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Thursday, August 7, 2008

All fired up over Wintec's Spark festival

This has been a good week with much spirited conversation about journalism, daily news and how the web is changing how, where and when we get our news.

It's Spark Week at Wintec in Hamilton - a festival of international and local speakers, workshops, films and exhibitions open to students, staff and the community at large.

Well worth a look at the Spark website to check out the programme if you're in town. There's still a lot to come including Pecha Kucha 7.30pm tonight in the Hub - Wintec's new high-tech function centre, meeting space, library and cafe rolled into one.

My contribution to proceedings started on Tuesday with a Media Bites lunch - a regular Wintec event open to students and the local media and business community. Media Bites, hosted by Wintec's Editor in Residence (that's me), brings in industry speakers to share ideas and experience and spark conversation about what's happening in the industry, and what should be happening.

In previous years we've heard from Dominion Post editor Tim Pankhurst, TV3 news chief Mark Jennings, John Campbell, former Al-Jazeera bureau chief Trish Carter and Morning Report's Sean Plunket.

Earlier this year Waikato Times editor Bryce Johns spoke about the way his paper handled coverage of the Tamahere coolstore fire, a major story for the region.

This time Sam Farrow joined us to talk about his time at New Scotland Yard developing new media systems to improve communication with the UK media. Sam, whose background spans PR, news and IT, managed the development of an online news programme at the Yard. He's now back in NZ and until recently was New Media Manager at NZPA.

Early on Sam told us that when he joined the Yard its only means of talking to reporters was by phone. That meant fielding 300 phone calls on an average day. It was closer to 1,000 on a day like September 11, 2001.

That's a logistical headache by anyone's definition. So they started setting up email networks, sending out press releases with print-ready quotes and later broadcast-ready audio.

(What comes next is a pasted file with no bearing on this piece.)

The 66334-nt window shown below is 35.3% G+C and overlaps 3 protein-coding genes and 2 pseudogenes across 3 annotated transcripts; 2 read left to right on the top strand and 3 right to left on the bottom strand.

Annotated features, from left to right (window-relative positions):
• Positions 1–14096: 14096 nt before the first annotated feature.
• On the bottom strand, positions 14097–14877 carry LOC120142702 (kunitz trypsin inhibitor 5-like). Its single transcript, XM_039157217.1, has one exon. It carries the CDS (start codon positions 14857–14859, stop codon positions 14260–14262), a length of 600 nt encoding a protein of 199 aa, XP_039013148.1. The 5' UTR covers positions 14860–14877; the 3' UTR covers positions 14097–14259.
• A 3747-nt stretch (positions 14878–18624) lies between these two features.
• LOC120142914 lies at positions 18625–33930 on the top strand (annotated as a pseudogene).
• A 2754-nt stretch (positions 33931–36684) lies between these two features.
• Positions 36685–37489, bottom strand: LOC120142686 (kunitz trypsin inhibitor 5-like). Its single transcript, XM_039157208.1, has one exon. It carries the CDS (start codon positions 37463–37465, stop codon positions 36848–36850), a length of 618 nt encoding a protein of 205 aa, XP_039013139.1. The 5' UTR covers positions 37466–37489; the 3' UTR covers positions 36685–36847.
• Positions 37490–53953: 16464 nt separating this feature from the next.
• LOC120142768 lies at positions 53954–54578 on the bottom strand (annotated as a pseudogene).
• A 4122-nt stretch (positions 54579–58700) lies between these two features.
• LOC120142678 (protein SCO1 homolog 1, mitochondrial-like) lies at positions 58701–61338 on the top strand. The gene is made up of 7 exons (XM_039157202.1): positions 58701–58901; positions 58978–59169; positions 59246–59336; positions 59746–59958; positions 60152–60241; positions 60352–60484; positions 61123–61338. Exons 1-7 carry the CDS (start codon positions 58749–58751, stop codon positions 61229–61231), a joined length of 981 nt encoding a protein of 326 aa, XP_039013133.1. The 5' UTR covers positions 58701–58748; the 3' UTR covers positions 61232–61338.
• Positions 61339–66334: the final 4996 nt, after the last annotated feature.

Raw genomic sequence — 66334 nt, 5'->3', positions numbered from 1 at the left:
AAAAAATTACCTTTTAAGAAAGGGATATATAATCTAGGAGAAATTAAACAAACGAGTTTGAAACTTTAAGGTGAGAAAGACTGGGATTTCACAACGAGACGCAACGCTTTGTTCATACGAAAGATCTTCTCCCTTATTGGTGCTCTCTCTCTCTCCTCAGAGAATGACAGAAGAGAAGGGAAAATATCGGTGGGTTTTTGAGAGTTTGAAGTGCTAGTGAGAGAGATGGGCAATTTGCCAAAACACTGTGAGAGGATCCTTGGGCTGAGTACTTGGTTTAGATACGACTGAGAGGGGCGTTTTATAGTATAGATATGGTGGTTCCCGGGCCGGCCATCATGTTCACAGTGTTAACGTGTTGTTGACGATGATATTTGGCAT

Interesting stuff, made more so by the fact that Sam cheerfully let us in on some of the mistakes made along the way. I think Sam's going to set his slides up online soon and when he does I'll post the link. If you're interested in coming along to Media Bites or presenting some time, drop me a line at

Yesterday Sam followed up with a workshop based on a real-life scenario. Police received a taped phone message of a distressed young woman saying she'd been abducted and was in trouble. The message cut out before she could say where she was.

What followed was a slow drip feed of information, and those of us in the workshop were asked each step along the way whether we should start talking to the media and how much we should say if we did, given that a young woman's life hung in the balance.

I'll be honest, I found it really difficult to decide - I wanted to be open with the media but I didn't want a mob of reporters showing up outside the barn where the girl was thought to be held for fear the abductor would react badly to the added pressure. A very interesting exercise if you ever get the chance to do the workshop, or something like it.

Before I go, a quick nod to the Sparkettes, two Wintec students working on Spark week who are blogging about their 12 days of Spark.